Medications, or drugs, are formulated to relieve us from many ailments. However, it is often seen that many drugs possess side effects that can become annoying or at times, even life threatening. One such side effect is drug induced hair loss. An increase in hair fall and hair thinning are often seen with the usage of many medications. This can be resolved if detected early.
How Do Drugs Cause Hair Loss?
Drugs can affect the hair growth cycle at different stages and induce hair loss as a side effect. As we know already, the hair growth cycle consists of three stages – Anagen, Telogen, and Catagen. During the anagen phase, the hair grows actively for two to four years. After this, the hair strand enters the resting phase, which is known as the telogen phase, for three to four months. At the end of this phase, the hair enters catagen phase and sheds from the root. It is eventually replaced by a new hair strand.
When it comes hair loss due to drugs, these medications can affect the hair growth cycle in either the anagen phase or in the telogen phase.
(a) When the hair starts to fall in great numbers in a couple of days to few weeks after taking the medication, the type of hair loss seen is called Anagen Effluvium. The drugs affect the development of matrix cells in the hair follicles that are responsible for producing hair.
(b) The type of hair loss that is most commonly seen with medications is actually Telogen Effluvium, where in the intake of that particular medication forces the hair to enter telogen phase and fall eventually in a few months.
Either ways, the drugs that you take to treat different conditions, can impact the hair growth cycle in different stages and result in increased hair fall.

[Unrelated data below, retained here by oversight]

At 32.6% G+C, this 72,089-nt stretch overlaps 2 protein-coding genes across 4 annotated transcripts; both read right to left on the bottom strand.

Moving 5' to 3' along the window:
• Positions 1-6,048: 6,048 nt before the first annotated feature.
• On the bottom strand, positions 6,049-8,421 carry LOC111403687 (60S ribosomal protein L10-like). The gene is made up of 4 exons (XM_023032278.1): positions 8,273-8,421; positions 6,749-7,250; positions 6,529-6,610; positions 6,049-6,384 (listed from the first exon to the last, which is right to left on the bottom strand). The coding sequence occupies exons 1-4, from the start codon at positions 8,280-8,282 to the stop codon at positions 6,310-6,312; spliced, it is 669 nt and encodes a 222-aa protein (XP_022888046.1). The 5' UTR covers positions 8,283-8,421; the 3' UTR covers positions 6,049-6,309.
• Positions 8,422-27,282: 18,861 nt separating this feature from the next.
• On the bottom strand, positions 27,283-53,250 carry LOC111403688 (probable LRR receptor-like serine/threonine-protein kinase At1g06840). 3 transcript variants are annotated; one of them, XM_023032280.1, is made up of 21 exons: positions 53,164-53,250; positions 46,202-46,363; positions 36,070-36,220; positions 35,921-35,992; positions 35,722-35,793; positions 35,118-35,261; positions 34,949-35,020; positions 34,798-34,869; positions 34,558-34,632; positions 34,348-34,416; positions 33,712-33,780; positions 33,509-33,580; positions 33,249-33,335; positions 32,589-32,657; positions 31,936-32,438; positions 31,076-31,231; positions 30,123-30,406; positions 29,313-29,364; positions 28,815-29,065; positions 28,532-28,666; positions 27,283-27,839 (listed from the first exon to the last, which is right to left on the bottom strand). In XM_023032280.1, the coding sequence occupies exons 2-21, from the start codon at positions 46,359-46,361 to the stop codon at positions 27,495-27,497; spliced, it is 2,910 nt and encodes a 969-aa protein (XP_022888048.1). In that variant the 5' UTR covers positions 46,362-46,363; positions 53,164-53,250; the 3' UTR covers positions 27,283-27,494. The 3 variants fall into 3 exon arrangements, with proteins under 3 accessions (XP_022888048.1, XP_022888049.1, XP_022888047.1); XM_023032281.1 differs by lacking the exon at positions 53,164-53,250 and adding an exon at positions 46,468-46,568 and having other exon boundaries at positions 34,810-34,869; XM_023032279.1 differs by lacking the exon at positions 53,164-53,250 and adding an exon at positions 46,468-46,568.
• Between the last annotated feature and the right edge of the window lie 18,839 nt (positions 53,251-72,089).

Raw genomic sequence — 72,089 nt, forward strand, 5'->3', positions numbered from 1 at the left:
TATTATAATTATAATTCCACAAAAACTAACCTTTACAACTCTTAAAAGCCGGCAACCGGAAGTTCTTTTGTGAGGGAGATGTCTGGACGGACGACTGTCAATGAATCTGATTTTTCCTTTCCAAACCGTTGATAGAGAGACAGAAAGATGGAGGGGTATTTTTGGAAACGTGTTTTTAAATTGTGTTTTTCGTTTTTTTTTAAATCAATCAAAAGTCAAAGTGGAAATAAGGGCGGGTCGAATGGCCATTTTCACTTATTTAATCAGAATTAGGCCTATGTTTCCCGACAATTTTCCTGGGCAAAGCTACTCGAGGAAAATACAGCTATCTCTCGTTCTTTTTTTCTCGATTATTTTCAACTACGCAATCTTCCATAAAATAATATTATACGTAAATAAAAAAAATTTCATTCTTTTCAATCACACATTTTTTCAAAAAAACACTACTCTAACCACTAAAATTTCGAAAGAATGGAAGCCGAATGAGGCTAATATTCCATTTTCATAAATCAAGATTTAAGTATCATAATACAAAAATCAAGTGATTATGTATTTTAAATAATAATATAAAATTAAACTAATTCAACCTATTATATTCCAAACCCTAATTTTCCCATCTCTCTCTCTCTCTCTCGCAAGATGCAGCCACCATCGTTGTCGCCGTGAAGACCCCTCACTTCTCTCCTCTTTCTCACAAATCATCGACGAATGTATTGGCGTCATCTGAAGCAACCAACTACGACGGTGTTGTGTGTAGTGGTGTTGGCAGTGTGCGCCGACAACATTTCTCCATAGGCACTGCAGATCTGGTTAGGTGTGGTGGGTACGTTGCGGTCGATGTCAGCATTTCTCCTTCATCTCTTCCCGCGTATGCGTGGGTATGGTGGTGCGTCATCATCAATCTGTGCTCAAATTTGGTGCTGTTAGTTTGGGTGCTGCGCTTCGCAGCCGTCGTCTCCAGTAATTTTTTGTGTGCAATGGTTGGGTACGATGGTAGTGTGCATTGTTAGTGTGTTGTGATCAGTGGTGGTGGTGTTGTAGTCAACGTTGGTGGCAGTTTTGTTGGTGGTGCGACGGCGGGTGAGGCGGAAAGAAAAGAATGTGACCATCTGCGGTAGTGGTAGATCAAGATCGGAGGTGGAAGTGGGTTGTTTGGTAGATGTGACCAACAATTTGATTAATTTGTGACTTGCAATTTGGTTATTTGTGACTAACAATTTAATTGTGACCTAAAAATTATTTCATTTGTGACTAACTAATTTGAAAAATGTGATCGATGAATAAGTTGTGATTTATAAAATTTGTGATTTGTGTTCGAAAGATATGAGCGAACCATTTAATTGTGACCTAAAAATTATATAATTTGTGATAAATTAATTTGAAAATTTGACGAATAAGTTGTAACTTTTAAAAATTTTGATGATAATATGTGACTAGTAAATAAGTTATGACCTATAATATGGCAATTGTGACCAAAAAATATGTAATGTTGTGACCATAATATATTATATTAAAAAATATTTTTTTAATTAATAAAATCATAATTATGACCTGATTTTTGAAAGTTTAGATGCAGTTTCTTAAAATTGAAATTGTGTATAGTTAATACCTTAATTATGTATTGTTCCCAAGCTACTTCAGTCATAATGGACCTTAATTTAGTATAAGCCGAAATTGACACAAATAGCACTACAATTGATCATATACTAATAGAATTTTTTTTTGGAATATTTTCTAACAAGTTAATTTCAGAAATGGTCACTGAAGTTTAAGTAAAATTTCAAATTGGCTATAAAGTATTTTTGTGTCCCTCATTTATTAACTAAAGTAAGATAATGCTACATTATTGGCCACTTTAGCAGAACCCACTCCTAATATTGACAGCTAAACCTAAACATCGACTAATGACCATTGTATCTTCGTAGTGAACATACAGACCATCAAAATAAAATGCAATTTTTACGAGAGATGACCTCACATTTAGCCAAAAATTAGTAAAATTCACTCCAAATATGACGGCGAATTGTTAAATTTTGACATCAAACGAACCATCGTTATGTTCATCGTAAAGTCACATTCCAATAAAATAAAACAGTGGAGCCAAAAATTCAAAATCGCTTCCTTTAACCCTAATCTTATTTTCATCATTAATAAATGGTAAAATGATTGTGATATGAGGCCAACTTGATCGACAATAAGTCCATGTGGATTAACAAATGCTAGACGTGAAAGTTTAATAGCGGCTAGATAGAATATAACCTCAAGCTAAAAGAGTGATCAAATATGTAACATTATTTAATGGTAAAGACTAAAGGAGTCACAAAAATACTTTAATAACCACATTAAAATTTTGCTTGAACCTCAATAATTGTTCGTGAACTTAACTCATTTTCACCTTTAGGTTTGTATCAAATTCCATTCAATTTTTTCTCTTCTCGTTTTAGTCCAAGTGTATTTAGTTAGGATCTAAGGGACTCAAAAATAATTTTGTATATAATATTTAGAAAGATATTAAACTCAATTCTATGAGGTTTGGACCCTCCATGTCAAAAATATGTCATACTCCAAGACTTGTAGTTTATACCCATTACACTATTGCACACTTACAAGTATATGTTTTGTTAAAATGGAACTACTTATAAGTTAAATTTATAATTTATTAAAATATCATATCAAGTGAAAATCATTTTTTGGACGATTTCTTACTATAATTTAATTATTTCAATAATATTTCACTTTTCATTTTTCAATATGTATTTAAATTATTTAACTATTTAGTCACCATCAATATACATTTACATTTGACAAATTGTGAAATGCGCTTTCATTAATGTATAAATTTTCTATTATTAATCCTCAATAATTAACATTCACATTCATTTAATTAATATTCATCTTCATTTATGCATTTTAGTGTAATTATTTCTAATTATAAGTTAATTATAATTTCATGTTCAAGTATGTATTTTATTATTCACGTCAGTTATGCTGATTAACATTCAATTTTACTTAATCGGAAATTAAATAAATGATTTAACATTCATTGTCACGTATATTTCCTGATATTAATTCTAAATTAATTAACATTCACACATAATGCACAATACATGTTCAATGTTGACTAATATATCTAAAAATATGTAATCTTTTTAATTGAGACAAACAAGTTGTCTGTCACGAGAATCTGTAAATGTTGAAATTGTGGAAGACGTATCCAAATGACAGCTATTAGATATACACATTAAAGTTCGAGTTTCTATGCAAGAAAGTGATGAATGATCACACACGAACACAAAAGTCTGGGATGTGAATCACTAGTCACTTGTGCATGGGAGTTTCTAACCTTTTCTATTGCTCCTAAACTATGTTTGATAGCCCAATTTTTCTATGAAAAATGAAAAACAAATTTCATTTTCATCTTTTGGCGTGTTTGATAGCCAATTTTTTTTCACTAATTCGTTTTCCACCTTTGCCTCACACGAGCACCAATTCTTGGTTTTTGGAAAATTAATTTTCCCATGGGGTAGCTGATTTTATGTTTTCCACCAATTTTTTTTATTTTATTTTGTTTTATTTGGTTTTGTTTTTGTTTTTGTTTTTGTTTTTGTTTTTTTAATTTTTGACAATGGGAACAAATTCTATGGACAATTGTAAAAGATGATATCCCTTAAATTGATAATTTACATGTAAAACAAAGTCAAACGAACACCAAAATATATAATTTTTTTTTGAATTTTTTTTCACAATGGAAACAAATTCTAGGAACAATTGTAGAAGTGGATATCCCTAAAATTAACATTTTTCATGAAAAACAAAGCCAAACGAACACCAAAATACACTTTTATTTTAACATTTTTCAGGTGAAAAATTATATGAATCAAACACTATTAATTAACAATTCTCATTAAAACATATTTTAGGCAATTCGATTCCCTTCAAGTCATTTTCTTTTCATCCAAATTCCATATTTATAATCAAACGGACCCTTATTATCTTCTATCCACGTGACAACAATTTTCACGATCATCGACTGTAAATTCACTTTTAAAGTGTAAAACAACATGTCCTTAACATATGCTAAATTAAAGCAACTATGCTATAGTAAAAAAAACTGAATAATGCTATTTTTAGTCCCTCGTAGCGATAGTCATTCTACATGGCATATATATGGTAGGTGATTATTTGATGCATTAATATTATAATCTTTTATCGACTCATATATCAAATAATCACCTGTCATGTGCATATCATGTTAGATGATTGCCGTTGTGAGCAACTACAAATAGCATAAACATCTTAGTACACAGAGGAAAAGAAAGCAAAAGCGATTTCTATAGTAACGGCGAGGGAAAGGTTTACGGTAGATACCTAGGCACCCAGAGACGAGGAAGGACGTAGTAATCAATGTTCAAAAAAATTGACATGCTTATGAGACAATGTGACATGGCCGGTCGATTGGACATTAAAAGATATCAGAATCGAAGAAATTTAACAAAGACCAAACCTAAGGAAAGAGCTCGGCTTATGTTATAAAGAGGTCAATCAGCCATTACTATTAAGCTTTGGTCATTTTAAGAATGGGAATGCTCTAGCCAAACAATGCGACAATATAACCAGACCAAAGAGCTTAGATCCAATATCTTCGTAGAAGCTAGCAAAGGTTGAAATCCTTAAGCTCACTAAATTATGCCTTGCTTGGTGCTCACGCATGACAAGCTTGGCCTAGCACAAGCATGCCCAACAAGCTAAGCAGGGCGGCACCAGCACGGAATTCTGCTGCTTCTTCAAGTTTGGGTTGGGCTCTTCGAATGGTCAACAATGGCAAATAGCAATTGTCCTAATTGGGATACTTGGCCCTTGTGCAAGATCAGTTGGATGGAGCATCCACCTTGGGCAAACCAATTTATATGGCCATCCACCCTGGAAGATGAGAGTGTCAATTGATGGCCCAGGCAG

How To Tell If Your Medication Is Causing Hair Loss?
Some medicines cause notable hair thinning and hair loss. Just like while undergoing chemotherapy, hair loss is common. If your doctor has advised you to undergo chemotherapy, it is best to prepare yourself mentally for the hair loss.
For the other medications, pay attention to when the hair loss began and if you began taking any new medications in the last few months. Do not experiment on yourself to find out which medication may be causing the hair loss. This can have drastic effects on your existing disease for which you are essentially taking the said medications. Consult your doctor and inform him/her about the increase in hair loss and hair thinning. The doctor can clarify if the medication you have been prescribed has hair loss listed as a side effect or not. In the case of multiple drugs, he/she can advise you about the course to follow to identify the potential drug that is causing the hair loss.
Also Read: Top 15 Causes Of Hair Loss In Men & Women
Types Of Medications That Can Cause Hair Loss
1- Anagen effluvium is caused by drugs used for chemotherapy –
Some example drugs used in chemotherapy that cause hair loss include methotrexate, tamoxifen, paclitaxel, cyclophosphamide, doxorubicin, etc. Methotrexate hair loss, paclitaxel hair loss, and tamoxifen hair loss are widely seen.
2- Telogen effluvium can be caused by the following drugs –
• Antidepressants like amoxapine, desipramine, sertraline hydrochloride, fluotexine hydrochloride, etc.
• Acne medications like Accutane and retinoids
• Anti-inflammatory drugs and NSAIDs (non-steroidal anti-inflammatory drugs) such as anaprox and clinoril
• Gout medication
• ACE inhibitors used to treat blood pressure
• Vitamin A in large doses
• With birth control pills, hair loss is also commonly seen as they can create a hormonal imbalance.
• Anticonvulsants or anti-seizure medications
• Beta blockers used to lower the load on your heart and reduce blood pressure.
• Antifungal drugs such ketoconazole
• Antibiotics of certain types
• Immune system suppressors
• Anticoagulants such as warfarin sodium and heparin injections
• Male hormones in the form of testosterone and anabolic steroids
• Cholesterol reducing drugs
• Drugs used for weight loss
• Psoriasis medications
• Over the counter and prescription medicines used to treat stomach ulcers and indigestion
• Medications used to treat fever and pain can also cause hair loss as a side effect. Ibuprofen hair loss and voltaren hair loss is often seen in people.